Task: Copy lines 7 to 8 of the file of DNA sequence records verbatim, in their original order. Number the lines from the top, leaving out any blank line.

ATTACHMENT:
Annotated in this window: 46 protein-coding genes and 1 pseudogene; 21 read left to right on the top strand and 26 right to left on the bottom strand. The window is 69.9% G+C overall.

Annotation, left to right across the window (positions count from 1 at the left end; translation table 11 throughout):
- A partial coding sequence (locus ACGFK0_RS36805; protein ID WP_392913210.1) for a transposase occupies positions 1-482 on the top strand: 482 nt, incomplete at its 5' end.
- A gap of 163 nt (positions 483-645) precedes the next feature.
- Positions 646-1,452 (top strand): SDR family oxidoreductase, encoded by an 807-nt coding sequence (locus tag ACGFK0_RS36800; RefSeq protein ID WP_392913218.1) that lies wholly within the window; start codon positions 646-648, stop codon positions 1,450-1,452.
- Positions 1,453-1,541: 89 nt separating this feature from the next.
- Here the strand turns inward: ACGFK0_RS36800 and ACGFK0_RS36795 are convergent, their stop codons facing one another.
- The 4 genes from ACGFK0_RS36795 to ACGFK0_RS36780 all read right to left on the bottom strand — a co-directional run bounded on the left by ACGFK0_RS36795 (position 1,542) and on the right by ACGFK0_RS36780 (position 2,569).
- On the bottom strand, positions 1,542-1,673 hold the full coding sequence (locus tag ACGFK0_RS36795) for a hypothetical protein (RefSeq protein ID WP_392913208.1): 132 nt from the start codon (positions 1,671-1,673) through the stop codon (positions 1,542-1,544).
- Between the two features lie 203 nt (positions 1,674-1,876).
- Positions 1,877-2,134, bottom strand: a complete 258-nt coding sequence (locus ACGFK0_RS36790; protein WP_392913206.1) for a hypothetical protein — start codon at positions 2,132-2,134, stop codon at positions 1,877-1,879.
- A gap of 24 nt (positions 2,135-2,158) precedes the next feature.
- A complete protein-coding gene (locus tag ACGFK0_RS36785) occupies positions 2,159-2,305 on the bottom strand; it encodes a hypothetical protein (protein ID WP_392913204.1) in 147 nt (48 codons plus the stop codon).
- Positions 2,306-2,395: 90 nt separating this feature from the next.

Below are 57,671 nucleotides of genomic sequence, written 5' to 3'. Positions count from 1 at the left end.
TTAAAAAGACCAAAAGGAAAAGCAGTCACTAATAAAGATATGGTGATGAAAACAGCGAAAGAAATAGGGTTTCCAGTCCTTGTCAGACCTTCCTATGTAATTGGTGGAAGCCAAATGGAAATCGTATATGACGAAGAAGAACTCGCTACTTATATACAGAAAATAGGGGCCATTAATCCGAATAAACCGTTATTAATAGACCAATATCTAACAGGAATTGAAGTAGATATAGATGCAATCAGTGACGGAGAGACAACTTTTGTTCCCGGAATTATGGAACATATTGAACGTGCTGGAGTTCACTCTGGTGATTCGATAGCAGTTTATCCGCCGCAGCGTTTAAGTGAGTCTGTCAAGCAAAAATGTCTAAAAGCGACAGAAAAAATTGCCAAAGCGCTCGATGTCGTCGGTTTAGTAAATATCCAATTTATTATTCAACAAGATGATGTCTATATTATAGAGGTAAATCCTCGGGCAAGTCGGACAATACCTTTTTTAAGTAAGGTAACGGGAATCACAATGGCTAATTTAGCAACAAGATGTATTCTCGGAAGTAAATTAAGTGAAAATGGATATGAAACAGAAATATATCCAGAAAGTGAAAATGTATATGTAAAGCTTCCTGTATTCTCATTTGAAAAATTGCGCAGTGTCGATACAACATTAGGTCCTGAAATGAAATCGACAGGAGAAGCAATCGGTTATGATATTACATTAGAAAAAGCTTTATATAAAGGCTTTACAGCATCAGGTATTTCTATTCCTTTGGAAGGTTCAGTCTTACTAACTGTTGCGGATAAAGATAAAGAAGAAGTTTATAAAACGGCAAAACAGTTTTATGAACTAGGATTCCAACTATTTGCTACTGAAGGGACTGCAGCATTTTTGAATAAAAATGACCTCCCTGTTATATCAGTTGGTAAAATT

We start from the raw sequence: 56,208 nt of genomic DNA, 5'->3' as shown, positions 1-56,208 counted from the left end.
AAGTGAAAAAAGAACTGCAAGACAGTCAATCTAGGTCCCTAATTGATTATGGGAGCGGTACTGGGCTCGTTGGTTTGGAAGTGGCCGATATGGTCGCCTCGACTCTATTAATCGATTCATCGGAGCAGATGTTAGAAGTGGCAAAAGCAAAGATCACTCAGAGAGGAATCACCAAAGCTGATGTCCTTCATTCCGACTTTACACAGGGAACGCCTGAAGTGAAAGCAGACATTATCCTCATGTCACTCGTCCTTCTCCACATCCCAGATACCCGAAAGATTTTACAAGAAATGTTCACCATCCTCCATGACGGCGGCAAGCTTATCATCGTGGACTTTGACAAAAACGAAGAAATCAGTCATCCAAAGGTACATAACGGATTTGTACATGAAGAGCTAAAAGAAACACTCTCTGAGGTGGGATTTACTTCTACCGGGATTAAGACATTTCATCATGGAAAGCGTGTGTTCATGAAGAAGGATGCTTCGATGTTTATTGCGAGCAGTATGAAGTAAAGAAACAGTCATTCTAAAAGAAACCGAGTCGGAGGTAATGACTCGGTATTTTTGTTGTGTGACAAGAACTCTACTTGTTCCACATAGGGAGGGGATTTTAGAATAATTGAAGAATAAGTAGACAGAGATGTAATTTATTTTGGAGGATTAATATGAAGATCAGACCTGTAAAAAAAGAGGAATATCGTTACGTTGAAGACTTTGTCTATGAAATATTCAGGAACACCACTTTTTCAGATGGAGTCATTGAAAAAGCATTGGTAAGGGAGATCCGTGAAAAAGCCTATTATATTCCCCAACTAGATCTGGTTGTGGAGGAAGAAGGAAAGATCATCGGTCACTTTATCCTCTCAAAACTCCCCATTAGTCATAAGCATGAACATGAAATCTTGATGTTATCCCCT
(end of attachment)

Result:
- Here the strand turns inward: ACGFK0_RS36800 and ACGFK0_RS36795 are convergent, their stop codons facing one another.
- The 4 genes from ACGFK0_RS36795 to ACGFK0_RS36780 all read right to left on the bottom strand — a co-directional run bounded on the left by ACGFK0_RS36795 (position 1,542) and on the right by ACGFK0_RS36780 (position 2,569).